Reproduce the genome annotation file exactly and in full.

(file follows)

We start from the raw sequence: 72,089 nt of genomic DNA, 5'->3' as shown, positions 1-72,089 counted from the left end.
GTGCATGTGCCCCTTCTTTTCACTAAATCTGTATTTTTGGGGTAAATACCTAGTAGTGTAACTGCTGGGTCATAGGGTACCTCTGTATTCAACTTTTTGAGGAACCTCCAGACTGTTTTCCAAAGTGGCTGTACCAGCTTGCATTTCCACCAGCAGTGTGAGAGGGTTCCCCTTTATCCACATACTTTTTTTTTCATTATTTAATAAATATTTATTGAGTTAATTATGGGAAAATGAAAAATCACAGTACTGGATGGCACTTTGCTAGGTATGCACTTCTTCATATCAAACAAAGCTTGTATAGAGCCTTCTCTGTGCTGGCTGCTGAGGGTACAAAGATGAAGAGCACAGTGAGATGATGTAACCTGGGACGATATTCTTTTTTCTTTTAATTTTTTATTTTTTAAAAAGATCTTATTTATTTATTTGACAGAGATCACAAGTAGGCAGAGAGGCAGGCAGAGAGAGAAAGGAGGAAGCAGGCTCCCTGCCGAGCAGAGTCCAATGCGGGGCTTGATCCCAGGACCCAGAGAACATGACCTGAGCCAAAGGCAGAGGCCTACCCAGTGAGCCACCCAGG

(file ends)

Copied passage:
We start from the raw sequence: 72,089 nt of genomic DNA, 5'->3' as shown, positions 1-72,089 counted from the left end.
GTGCATGTGCCCCTTCTTTTCACTAAATCTGTATTTTTGGGGTAAATACCTAGTAGTGTAACTGCTGGGTCATAGGGTACCTCTGTATTCAACTTTTTGAGGAACCTCCAGACTGTTTTCCAAAGTGGCTGTACCAGCTTGCATTTCCACCAGCAGTGTGAGAGGGTTCCCCTTTATCCACATACTTTTTTTTTCATTATTTAATAAATATTTATTGAGTTAATTATGGGAAAATGAAAAATCACAGTACTGGATGGCACTTTGCTAGGTATGCACTTCTTCATATCAAACAAAGCTTGTATAGAGCCTTCTCTGTGCTGGCTGCTGAGGGTACAAAGATGAAGAGCACAGTGAGATGATGTAACCTGGGACGATATTCTTTTTTCTTTTAATTTTTTATTTTTTAAAAAGATCTTATTTATTTATTTGACAGAGATCACAAGTAGGCAGAGAGGCAGGCAGAGAGAGAAAGGAGGAAGCAGGCTCCCTGCCGAGCAGAGTCCAATGCGGGGCTTGATCCCAGGACCCAGAGAACATGACCTGAGCCAAAGGCAGAGGCCTACCCAGTGAGCCACCCAGG